Grad students win top awards at 2023 AIChE Annual Conference

Posted: November 14, 2023


Ashin Sunny, Best Poster winner, discusses his research
Ashin Sunny, Best Poster winner, discusses his research with a session attendee.

Not one, but two graduate students from the William G. Lowrie Department of Chemical and Biomolecular Engineering distinguished themselves at last week's American Institute for Chemical Engineers (AIChE) 2023 Annual Conference held in Orlando, Florida: Curtis Moore and Ashin Sunny.

Ashin Sunny, a doctoral student and member of L.-S. Fan's laboratory, won Best Poster in the Particle Technology Forum (PTF) division poster competition.

Sunny's poster described his research on exploring the possibility of using magnetically stabilized fluidized bed reactors for enhanced point source carbon dioxide capture using alkali metal carbonate-based solid sorbents.

This is not the first time that Sunny's work has been recognized. In December 2020 as a member of the Fan Group, he won first prize in the Indian Institute of Chemical Engineers' (IIChE) competition, "Best Research Paper Published in a High-Impact Factor International Journal by an Undergraduate Chemical Engineering Student" for a paper he had written as an undergraduate. In September 2022, Ashin also received the Phi Kappa Phi Love of Learning Award in recognition of his superior academic record and life/career ambitions.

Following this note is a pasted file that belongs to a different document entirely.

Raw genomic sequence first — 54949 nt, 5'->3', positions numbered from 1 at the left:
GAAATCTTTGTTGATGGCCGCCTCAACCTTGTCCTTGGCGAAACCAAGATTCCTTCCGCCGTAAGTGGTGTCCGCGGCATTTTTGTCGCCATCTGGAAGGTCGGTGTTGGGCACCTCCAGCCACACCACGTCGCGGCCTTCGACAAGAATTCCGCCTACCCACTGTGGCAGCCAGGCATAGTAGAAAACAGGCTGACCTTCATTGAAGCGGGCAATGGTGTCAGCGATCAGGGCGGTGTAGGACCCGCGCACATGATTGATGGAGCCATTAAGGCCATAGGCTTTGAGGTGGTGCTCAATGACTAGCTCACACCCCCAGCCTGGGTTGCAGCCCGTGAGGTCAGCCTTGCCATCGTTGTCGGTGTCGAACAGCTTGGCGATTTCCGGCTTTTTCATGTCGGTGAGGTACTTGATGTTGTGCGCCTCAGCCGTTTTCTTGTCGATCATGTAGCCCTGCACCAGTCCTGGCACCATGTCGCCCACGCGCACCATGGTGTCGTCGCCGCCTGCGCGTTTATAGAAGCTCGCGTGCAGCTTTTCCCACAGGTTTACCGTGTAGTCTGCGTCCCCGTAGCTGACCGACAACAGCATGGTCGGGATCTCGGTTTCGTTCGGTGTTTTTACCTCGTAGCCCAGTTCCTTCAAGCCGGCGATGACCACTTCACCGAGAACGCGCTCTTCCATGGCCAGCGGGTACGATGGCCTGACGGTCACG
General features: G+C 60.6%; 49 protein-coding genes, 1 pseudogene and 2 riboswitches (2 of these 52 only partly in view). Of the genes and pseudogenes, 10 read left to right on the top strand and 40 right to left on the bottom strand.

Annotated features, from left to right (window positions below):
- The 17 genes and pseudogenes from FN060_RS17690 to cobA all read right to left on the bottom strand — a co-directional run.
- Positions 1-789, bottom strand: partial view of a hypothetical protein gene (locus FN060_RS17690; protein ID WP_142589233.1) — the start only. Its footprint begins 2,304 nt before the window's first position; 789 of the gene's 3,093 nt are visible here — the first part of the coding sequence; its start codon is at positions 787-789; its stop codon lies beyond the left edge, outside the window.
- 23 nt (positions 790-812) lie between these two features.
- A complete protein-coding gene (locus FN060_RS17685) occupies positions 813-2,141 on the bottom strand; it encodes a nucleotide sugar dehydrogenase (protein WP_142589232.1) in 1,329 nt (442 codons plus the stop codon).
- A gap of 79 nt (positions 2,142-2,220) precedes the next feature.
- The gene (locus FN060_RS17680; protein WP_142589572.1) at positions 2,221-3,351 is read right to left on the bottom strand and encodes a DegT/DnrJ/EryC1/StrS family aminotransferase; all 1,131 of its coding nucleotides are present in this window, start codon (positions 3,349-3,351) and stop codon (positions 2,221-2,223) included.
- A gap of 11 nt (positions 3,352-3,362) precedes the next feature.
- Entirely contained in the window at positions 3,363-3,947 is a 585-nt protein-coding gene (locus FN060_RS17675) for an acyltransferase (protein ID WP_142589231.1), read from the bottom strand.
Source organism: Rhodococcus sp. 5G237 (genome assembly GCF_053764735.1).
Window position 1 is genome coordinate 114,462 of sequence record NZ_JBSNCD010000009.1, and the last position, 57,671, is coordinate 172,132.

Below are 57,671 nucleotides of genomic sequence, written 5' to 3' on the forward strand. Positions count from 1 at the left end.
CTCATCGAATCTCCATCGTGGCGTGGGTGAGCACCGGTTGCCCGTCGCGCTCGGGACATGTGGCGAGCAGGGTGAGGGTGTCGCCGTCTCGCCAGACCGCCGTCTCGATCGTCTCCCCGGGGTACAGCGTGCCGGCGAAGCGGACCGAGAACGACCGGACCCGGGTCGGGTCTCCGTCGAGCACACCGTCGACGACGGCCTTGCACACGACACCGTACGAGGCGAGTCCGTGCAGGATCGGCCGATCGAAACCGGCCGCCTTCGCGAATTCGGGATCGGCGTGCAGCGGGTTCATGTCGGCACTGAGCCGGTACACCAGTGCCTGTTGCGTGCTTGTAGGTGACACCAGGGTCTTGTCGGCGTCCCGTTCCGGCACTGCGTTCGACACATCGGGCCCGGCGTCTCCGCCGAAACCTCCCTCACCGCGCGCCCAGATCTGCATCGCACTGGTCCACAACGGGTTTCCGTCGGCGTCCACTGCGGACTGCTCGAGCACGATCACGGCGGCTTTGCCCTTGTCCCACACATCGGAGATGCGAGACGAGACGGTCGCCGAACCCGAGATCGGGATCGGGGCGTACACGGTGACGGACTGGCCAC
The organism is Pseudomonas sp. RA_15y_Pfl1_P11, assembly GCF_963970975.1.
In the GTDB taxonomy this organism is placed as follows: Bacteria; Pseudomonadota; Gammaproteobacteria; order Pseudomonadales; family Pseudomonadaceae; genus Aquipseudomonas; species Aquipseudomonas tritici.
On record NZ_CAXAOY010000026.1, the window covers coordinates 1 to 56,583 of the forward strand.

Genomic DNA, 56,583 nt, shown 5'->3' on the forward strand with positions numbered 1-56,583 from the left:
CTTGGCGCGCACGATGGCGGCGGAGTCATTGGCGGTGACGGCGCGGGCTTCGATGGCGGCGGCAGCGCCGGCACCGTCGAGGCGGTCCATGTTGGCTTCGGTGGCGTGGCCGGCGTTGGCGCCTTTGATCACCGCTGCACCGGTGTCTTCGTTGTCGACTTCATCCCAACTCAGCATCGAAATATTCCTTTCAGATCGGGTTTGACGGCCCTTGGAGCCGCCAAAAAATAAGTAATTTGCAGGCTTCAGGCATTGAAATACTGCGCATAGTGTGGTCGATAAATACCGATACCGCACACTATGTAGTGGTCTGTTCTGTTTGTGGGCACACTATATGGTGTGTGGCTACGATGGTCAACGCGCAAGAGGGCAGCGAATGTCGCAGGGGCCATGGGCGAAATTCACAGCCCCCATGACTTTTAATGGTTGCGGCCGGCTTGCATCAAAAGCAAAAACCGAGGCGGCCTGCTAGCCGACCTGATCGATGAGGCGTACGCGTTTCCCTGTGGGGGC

Sunny's ultimate goal is to establish a presence in the research community through innovations that would benefit industry and society, solving problems related to energy and sustainability. He is passionate about tackling climate change via decarbonization.

Curtis Moore, a doctoral student in the S.T. Yang Group, was one of six Oral Competition winners (out of 64 competitors) in the AIChE Division 15 Oral Competition in the category of Biorenewable resource engineering for food, health and environmental applications. In Moore's notification letter, Assistant Professor Whitney Stoppel noted that the competition was "very tight" and that Moore's work "definitely stood out at the top." One of the judges commented, "Clear presentation with great pacing, the hypothesis was well formulated and explained- Great job!" Moore received a $600 prize.



Category: Grad Students
Tags: FanYang